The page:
By 1:30 PM, we would be leaving Quebec via Route 54 North (today known as 175,)  eventually passing through “Laurentide,” one of several provincial parks, as we continued north. The well maintained road wound through incredible scenery with deep green-blue lakes and vast northern forested terrain under clear, bright skies. The virtual non-existence of traffic was a welcome contrast to the cities to the south.

07.036 8-30-66 Canada North trip 3000 _edited-1

07.041 8-30-1966 Cananda-North Trip_edited-107.045 8-30-1966 Cananda-North Trip 3000 _edited-1After four hours, we surrendered our temporary permit for the park and continued on Rt. 54a (169) eventually passing Lac-Saint-Jean (above.) In Chambord, we tested our versatility with the French language, (clearly none as a request for ice cream brought cherry pie!) and managed to get additional food while a jukebox played French records – except for one “Beatles” and one “Dave Clark Five” song! A little later, after driving 725 miles (1167 km,), we stopped at 8:00 PM for the night, in a fairly good-sized town, Roberval, (as seen on the Google map above.) After walking around in the chilly air and watching part of a Kings Court softball game in a nearby park, we rented a room above a noisy bar for $5.00, giving us a chance to rest and warm up, although by now I was suffering from a nasty cold, and the loud “Thump, Thump, Thump” of the band one floor below was not particularly medicinal.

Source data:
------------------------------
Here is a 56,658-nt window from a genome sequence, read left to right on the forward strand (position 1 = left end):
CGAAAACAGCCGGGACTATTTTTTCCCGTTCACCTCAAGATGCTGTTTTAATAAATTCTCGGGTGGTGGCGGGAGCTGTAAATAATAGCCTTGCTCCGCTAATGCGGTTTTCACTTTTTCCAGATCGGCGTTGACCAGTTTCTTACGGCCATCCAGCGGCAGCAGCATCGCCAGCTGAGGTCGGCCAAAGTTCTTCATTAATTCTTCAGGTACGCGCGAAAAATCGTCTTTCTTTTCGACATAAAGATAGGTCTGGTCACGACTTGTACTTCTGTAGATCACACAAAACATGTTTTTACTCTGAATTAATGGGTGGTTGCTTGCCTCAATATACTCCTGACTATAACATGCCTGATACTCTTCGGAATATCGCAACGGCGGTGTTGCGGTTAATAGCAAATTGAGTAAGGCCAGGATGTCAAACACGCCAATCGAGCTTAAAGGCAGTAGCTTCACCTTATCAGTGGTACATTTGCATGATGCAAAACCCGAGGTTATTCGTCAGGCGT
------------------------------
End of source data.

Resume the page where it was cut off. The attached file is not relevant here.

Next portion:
See Part Three here as we arrived at the northern most point of our journey.

 

As usual, thanks for viewing. Zoom-in by clicking on, or finger stretching the images. And, comments are always welcomed. M 🙂